- The above drought warning was almost ten years ago and a time when the country was affected by the sequences of 1998-2000 border war with Ethiopia on top of the continues failure of harvest between 1999 and 2004. To put facts straight, BBC could be reminded that Eritrea’s total harvest in 2002 was almost the lowest in the history of the country and was only about 30% in comparison to the total bumper harvest in 2010.
- The claim uttered that there is an increasing trend of acute malnutrition in children under-five in many areas is also far from reality. Eritrea is one of the few countries which registered success in promoting child and maternal health, child immunization, reduction of mortality rates and the promotion of equitable health services in particular to the rural and periphery areas.
The baseless and unsubstantiated report has clearly shown that the intention is a blackmail campaign in maintenance of the failed effort of ruining the image of Eritrea. The identification of unreliable sources in the report is a testimony to the above fact. BBC’s contention that it’s been difficult to verify the Eritrean government’s claims has by now become a pattern of behavior demonstrated in every aspect of Eritrea’s real development. In terms of truth, there is nothing more unverifiable as using unverifiable sources to always mislead the general public.
Embassy of the State of Eritrea
09 September 2011
Drought in Eritrea: Hunger Despite Government Denials
By Martin Plaut,
Africa editor, BBC World Service
04 September 2011
The drought and famine that is devastating the Horn of Africa is affecting more than 12 million people. Yet one country in the region, Eritrea, says it has escaped the crisis, reaping a bumper harvest earlier this year.
But evidence is now mounting that the real situation in the secretive country may be rather different, with up to two in three Eritreans going hungry.
In the last decade Eritrea has become one of the world’s most closed nations with no free press and no opposition. So it has been difficult to verify the Eritrean government’s claims that the population has the food it needs. But it has now been possible to piece together an alternative picture from a variety of sources.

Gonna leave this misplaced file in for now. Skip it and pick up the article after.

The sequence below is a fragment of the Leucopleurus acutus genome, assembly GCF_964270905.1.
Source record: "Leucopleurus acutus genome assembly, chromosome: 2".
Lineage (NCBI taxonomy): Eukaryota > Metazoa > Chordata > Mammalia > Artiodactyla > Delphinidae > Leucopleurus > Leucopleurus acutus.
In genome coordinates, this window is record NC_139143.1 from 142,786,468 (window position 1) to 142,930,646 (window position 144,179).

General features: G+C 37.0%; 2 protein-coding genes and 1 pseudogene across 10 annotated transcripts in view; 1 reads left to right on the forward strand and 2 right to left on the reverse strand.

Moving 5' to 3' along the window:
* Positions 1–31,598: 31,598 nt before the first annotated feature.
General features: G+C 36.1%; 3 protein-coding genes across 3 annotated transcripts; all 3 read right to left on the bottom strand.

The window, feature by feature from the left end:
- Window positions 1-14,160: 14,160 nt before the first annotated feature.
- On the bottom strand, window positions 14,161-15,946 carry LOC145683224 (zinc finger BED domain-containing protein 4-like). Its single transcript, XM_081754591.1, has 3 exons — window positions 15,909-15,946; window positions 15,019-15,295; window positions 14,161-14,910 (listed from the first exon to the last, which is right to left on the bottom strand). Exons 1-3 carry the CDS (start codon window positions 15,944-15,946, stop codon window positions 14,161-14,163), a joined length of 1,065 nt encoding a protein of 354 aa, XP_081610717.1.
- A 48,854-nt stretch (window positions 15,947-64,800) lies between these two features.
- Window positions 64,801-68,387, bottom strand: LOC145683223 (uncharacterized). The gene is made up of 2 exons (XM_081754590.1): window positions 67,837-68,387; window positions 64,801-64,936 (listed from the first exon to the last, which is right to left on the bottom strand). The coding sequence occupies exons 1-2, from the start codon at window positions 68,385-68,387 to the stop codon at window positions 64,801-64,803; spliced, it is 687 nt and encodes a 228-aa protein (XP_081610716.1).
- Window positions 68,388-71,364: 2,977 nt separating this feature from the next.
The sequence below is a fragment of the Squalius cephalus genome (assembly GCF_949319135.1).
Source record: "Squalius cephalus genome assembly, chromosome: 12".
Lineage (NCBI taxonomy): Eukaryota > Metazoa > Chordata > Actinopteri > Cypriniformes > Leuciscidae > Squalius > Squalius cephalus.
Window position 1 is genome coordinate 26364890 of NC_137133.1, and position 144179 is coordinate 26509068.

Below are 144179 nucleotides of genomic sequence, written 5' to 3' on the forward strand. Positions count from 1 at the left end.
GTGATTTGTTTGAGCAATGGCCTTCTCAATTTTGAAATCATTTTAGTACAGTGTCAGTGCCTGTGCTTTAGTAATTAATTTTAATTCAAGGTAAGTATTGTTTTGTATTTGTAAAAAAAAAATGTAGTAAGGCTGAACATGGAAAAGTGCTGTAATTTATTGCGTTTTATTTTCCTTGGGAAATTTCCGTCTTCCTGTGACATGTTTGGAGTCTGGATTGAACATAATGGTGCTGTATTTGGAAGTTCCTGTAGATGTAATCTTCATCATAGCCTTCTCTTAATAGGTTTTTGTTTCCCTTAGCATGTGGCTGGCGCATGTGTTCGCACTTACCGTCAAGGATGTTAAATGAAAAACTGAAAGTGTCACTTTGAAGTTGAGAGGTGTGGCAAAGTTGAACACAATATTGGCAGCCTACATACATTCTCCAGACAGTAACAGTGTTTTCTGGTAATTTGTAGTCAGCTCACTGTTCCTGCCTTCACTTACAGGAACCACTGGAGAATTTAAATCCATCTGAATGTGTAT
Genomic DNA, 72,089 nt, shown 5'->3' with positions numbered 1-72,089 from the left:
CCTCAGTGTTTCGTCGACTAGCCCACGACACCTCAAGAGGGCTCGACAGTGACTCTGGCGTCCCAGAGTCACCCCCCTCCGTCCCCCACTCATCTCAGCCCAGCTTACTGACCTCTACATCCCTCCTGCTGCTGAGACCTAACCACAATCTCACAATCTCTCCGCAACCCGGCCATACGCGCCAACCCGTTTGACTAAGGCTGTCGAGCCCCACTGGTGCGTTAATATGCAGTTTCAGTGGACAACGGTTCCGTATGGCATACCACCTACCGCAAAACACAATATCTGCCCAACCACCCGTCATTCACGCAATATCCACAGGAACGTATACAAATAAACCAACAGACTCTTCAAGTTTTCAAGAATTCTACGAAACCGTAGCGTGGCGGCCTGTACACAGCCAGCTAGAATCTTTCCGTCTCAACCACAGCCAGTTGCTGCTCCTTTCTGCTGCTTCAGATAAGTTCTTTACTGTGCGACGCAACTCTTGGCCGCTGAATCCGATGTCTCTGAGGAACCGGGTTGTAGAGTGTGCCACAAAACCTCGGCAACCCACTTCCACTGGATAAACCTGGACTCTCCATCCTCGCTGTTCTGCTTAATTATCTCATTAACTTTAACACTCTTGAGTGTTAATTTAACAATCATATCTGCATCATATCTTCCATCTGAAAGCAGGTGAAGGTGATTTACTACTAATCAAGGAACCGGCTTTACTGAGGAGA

There is an increasing trend of acute malnutrition in children under five in many areas. Satellite imagery from weather monitoring group the Famine Early Warning System shows below average rainfall from June to September.
This is the main rainy season for Eritrea and comes after years of severe drought in consecutive years.
The human impact is to be found in northern Ethiopia. Emaciated Eritreans are crossing the heavily militarised border at the rate of 900 a month, according to journalists in the region. They tell tales of crops that have failed and homes without food.
The American ambassador to the United Nations, Susan Rice, recently described Eritrea as a black hole in terms of independent information.
The Eritrean people “most likely are suffering the very same food shortages that we’re seeing throughout the region (and) are being left to starve because there is not access, there’s a clear-cut denial of access by the government of Eritrea of food and other humanitarian support for its people,” Ms Rice said.
Most UN agencies have been refused access to Eritrea and most aid agencies have been expelled.
Even accredited ambassadors have the greatest difficulty in moving freely about the country, to assess the seriousness of the situation. (Source)